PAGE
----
The Berean Expositor
Volume 30 - Page 133 of 179
Index | Zoom
It is often the case that a word of doctrinal, dispensational or practical importance, is
emphasized by the number or disposition of its occurrences. We are not, therefore,
surprised to find that the word kurieuo, "to have dominion", occurs seven times in the
N.T. and not only so, but the occurrences fall into the following most obvious
Kurieuo, "To have dominion".
A | Luke 22: 25. The kings of the Gentiles exercise dominion over them.
B | a | Rom. 6: 9. Christ being raised from the dead, dieth no more.
Death hath no more dominion over Him.
b | Rom. 6: 14. Sin shall not have dominion over you. Grace.
b | Rom. 7: 1. Law has dominion over a man as long as he lives. Law.
a | Rom. 14: 9. Christ died and rose that He might have
dominion over both the dead and the living.
A | II Cor. 1: 24. The apostles of the church do not exercise dominion over the faith.
B | I Tim. 6: 15. Christ, Lord of those have dominion, Who only hath
immortality (ref. to death and resurrection).
Here is a further example of the perfection of the Word, an exhibition of the
superintending inspiration of God, governing the use of the individual words. Should the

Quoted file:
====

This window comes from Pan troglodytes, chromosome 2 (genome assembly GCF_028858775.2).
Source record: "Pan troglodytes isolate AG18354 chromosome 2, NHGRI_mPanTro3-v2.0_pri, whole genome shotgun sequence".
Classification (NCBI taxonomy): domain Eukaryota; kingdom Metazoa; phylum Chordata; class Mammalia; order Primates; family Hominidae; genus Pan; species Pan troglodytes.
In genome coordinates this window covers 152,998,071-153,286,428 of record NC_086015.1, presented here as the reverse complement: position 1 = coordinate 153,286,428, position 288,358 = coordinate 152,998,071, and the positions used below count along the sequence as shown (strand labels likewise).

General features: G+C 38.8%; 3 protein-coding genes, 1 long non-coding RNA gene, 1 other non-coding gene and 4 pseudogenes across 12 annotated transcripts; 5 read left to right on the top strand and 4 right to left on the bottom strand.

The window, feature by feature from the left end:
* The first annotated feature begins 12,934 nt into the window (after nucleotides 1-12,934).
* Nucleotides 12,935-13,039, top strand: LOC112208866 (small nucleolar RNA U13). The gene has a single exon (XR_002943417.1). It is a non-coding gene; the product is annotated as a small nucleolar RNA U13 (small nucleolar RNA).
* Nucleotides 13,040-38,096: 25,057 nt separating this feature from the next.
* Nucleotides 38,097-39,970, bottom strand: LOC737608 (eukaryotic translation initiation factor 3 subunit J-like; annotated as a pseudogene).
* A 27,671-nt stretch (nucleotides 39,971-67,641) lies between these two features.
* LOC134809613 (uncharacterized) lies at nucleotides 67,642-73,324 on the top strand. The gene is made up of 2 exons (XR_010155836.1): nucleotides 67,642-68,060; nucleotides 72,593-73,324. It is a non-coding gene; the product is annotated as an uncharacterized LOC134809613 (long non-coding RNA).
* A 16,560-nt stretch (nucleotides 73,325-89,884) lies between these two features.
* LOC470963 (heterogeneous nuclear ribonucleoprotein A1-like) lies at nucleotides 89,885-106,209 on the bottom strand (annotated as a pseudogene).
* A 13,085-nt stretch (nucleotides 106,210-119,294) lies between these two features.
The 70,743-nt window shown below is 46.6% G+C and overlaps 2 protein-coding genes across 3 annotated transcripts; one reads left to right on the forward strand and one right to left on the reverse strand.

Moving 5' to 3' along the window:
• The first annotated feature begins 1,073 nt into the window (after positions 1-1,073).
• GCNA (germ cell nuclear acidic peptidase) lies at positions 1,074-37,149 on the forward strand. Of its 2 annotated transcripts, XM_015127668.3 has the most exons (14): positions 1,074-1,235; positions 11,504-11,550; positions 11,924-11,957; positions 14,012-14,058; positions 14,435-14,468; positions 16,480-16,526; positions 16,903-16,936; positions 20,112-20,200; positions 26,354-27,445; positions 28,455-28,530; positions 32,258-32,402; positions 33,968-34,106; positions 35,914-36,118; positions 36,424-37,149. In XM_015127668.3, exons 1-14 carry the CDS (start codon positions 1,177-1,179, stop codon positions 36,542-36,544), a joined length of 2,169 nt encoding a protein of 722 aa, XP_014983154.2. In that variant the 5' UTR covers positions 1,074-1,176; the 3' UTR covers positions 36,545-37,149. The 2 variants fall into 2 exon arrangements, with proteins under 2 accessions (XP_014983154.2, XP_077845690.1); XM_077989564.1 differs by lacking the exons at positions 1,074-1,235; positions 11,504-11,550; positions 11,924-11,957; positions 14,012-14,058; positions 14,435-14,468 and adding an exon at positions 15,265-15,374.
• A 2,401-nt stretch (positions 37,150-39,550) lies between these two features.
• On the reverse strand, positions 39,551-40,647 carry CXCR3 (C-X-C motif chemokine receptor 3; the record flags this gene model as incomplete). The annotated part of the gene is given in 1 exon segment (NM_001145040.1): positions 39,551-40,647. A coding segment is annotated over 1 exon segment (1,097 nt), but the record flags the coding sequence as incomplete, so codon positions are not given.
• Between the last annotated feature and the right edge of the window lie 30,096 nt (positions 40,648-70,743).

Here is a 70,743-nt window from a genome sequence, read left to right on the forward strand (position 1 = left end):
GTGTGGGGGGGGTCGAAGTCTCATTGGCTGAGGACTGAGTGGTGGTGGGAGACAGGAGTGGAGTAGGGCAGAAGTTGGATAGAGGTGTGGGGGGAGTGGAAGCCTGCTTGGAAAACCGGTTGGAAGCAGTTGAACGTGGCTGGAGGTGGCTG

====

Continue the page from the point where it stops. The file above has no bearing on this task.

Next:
reader prefer to follow the chronological order of the books, members  A  and  A
would go together, and B & B, so reducing the alternation to one set.
It will be seen from the above that the true exercise of dominion is intimately
associated with death and life. The kings of the earth exercise dominion, but it is not true
dominion for it is not wielded in virtue of a risen life. The Apostle himself would not
exercise dominion over the faith of others, for, as he had already written to the
"Was Paul crucified for you? Or were ye baptized into the name of Paul?" (I Cor. 1: 13).
No, instead of claiming the exercise of "lordship", the Apostle could write:
"We preach not ourselves, but Christ Jesus the LORD, and ourselves your servants for
Jesus' sake" (II Cor. 4: 5).
This he follows by a reference to the "judgment seat" similar to that found in
Rom. 14::
"For we must all appear before the judgment seat of Christ; that every one may
receive the things done in his body, according to that he hath done, whether it be good or
bad" (II Cor. 5: 10).
The "judgment seat", in principle at least, is not absent even in the Prison Epistles, for
we read:
"Whatsoever ye do, do it heartily, as to the Lord, and not unto men; knowing that of
the Lord ye shall receive the reward of the inheritance: for ye serve the Lord Christ. But
he that doeth wrong shall receive for the wrong which he hath done: and there is no
respect of persons" (Col. 3: 23-25).